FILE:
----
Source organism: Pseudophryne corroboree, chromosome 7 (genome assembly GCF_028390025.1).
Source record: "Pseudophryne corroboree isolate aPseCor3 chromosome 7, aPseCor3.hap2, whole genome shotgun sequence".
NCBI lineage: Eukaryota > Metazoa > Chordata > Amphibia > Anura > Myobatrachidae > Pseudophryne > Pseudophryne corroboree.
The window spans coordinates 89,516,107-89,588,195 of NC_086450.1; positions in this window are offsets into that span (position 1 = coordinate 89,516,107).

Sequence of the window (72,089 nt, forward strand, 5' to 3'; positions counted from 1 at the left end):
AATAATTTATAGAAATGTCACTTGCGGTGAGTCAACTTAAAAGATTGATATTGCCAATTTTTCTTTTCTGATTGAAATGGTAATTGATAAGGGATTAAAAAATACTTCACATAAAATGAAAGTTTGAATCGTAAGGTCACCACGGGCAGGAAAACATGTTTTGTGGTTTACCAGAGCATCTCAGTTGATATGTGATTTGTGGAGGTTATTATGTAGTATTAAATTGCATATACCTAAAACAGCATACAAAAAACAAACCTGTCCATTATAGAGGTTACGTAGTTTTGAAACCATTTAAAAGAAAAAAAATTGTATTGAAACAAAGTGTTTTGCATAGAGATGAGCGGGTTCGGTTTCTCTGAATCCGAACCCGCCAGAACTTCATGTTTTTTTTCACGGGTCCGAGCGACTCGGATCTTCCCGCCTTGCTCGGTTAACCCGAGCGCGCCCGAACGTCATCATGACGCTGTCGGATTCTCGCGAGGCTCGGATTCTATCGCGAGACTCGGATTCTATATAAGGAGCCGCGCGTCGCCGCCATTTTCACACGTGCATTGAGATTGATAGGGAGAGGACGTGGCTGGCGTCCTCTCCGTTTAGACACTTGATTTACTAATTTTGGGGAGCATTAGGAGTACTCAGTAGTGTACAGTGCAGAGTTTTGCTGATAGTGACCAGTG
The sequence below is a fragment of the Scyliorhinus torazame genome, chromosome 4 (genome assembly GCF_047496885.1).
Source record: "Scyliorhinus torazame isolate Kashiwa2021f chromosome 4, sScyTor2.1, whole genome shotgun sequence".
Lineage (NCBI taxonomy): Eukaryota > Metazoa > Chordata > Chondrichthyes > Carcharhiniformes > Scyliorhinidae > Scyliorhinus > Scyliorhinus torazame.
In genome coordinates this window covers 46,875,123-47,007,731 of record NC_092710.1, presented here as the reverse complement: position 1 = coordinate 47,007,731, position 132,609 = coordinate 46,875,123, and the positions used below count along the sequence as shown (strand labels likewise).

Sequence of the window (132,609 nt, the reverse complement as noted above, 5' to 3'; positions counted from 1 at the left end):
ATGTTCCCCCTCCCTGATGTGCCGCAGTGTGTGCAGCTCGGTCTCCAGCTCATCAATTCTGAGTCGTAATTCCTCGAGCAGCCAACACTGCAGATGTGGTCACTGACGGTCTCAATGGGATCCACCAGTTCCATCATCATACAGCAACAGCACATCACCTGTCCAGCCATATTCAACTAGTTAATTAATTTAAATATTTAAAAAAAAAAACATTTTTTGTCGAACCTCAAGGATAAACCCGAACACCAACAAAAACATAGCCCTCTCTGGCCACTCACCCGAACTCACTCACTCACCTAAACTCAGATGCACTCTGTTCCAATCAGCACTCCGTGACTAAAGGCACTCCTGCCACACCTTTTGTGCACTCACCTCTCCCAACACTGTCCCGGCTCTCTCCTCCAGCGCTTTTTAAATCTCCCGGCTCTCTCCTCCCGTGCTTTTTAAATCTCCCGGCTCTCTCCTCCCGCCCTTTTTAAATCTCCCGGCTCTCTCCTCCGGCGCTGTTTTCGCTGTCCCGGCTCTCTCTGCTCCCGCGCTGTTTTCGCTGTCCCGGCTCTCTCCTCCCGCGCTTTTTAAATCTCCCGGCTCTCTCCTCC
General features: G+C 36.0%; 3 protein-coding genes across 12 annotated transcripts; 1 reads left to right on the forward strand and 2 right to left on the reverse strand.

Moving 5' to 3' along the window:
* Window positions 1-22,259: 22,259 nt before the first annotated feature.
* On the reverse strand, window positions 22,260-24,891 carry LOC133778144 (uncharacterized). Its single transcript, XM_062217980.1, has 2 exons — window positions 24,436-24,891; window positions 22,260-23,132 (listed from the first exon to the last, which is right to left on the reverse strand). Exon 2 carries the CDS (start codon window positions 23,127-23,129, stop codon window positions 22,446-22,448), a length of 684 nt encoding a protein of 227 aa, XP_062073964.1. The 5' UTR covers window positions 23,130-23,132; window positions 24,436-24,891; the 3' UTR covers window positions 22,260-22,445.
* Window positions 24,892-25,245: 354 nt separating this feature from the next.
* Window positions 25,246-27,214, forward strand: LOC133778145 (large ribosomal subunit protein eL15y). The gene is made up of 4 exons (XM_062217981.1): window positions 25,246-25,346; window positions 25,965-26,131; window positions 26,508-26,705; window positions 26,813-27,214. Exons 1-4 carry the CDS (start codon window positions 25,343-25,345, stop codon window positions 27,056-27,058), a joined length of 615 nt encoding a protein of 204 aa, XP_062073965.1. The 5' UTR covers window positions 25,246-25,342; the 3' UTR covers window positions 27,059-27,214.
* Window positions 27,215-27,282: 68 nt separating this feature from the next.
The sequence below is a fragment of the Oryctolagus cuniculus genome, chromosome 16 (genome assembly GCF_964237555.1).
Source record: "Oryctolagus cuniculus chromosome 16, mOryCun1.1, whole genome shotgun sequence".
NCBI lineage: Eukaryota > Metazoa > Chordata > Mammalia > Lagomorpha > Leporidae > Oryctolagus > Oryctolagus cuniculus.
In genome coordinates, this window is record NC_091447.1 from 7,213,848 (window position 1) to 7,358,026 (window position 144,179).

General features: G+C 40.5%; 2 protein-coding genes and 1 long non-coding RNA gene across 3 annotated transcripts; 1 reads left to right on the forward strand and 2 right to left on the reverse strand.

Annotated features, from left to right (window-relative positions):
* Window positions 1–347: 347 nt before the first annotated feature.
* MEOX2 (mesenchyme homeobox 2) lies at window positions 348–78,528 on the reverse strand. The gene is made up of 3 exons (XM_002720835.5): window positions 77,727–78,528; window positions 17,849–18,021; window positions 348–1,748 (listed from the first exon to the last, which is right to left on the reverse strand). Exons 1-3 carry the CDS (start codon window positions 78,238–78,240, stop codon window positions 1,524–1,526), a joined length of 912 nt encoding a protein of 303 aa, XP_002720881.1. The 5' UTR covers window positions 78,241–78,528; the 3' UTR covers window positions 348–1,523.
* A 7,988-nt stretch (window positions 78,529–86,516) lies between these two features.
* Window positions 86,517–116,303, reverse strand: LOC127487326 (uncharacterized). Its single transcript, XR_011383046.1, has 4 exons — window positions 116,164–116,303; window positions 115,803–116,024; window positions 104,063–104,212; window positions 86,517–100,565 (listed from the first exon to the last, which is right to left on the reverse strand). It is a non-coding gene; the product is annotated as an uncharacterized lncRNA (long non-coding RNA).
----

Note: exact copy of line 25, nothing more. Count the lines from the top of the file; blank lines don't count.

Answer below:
Annotated features, from left to right (window-relative positions):